It may be I've misread the paper, such a claim seems pretty incredible, but I'm prepared to invest a few quid (<50) and a couple of hours testing it.
     
  13. wayneh

    Expert

    Sep 9, 2010
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    Well, the plant needs a certain flux of photons to accomplish its biochemical functions. Beyond that, it cannot use more. It reminds me of DNA repair in humans - we can handle the rate of DNA damage due to UV in sunlight but not the rate experienced in a tanning bed.

    Anyway, it is a bit surprising (to me, not them) that pulsing at high intensity can supply enough photons even though they are delivered at an "excessive" rate during the brief pulse.
     
  14. wayneh

    Expert

    Sep 9, 2010
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    I think that's the case! Read it again carefully.
     
  15. 1out1der

    Thread Starter New Member

    Sep 15, 2013
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    Wayne, I am actually satisfied enough with my comprehension of the text to proceed with my project; I do not expect it to work either.

    My question was what components would you recommend to create a 2μs on 198μs off cycle in a 1w LED? Which I thought would be relatively easy for a forum as erudite as this.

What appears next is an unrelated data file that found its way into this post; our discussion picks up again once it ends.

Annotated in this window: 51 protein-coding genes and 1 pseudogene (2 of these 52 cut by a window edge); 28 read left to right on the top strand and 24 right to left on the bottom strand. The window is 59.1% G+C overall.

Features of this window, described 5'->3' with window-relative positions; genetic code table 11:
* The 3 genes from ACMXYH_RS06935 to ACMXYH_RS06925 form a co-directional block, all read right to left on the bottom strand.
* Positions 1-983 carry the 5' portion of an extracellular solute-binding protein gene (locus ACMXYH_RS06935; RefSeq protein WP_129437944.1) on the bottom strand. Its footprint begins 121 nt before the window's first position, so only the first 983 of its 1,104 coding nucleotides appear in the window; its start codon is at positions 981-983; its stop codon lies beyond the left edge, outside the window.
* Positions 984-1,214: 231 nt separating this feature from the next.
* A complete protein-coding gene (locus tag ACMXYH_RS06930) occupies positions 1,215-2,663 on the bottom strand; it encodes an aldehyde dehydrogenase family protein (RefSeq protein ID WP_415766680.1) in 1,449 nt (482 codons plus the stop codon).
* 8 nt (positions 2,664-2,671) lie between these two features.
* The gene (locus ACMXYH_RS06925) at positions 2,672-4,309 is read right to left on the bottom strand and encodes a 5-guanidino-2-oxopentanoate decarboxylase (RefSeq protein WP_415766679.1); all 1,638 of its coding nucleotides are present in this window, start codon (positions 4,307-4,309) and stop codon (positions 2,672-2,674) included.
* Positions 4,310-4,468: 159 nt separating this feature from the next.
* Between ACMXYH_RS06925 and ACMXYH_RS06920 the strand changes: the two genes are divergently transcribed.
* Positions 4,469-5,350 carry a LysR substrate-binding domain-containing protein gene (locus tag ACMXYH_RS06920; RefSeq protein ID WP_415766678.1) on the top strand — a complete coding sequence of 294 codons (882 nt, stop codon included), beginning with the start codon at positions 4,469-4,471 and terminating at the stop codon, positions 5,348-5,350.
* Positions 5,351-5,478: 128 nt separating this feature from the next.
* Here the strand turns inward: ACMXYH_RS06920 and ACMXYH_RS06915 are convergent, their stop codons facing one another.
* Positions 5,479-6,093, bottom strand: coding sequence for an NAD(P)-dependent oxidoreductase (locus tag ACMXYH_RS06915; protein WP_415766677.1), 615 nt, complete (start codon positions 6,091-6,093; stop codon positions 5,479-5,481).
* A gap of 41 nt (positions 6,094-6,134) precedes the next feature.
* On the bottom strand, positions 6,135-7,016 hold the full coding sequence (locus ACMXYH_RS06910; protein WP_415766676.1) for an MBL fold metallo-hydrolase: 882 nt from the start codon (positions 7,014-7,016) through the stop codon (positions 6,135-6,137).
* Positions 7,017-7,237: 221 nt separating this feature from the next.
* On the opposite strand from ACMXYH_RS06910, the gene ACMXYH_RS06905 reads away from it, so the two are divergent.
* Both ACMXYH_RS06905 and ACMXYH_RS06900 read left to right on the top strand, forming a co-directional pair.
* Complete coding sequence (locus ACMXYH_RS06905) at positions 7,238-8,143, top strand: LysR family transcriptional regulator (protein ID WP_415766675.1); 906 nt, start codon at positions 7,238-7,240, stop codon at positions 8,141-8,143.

16. wayneh

    Expert

    Sep 9, 2010
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    The problem is not the 1% duty cycle, it's delivering 2µs with reasonable accuracy. I believe a rule of thumb is that the clock speed needs to be at least about 10X the pulse, or about 5MHz in your case. That's beyond the capability of the 555 timer widely used around here for such things. You can build oscillators using op-amps, comparators and such but I think it'd be tough.

    As noted, you're in the realm of microprocessors. There's a learning curve but you'll be better off in the long run.

    If you don't mind spending a bit, you could use something like a LabJack U3 HV (I have one) to output the proper signal, under control of your computer. This has a learning curve as well, but you'd be off and running faster.
     
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  17. 1out1der